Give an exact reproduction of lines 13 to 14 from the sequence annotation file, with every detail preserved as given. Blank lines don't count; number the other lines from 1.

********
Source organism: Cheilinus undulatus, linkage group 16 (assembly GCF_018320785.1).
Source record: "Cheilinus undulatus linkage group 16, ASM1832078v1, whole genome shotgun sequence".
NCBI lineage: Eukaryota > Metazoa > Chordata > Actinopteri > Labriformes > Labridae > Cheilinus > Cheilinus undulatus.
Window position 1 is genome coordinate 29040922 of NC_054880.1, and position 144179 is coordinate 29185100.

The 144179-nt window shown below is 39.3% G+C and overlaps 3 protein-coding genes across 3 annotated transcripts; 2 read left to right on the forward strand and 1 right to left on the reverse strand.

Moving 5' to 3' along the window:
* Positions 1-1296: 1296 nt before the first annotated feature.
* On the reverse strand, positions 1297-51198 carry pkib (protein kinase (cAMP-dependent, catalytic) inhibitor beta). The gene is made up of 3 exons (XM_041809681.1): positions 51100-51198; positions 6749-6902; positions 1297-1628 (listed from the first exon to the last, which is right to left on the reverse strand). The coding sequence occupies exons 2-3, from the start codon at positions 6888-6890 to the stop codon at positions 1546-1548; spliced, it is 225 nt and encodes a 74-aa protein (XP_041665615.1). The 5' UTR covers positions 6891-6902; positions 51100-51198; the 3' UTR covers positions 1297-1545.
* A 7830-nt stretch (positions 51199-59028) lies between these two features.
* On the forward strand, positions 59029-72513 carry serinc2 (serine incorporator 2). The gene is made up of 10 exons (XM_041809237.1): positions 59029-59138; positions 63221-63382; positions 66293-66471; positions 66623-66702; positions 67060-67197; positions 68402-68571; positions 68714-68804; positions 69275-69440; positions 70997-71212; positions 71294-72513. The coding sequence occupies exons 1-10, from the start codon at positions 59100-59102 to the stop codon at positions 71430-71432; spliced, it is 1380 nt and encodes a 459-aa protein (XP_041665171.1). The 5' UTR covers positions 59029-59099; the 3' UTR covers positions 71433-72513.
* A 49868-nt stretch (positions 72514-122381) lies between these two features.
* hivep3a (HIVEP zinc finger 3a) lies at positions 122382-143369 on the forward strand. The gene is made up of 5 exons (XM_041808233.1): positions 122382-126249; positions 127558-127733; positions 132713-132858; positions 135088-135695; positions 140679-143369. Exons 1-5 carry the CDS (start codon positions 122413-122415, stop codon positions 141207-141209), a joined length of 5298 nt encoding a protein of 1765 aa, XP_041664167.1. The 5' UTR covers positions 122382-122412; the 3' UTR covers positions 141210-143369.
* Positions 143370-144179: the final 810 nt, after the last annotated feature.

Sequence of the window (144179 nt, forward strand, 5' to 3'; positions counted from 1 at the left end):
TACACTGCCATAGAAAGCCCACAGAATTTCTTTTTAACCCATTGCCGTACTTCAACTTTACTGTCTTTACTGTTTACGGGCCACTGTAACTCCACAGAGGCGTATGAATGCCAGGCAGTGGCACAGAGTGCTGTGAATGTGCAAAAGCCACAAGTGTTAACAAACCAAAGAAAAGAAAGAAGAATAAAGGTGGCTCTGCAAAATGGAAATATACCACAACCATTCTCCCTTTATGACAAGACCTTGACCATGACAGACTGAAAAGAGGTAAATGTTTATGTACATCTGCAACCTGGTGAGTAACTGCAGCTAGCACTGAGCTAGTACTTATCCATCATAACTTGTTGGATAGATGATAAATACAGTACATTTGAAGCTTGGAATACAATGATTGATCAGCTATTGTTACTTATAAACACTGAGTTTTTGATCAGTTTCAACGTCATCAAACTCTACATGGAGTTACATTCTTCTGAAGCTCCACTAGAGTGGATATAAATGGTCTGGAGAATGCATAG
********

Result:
* Positions 143370-144179: the final 810 nt, after the last annotated feature.

Sequence of the window (144179 nt, forward strand, 5' to 3'; positions counted from 1 at the left end):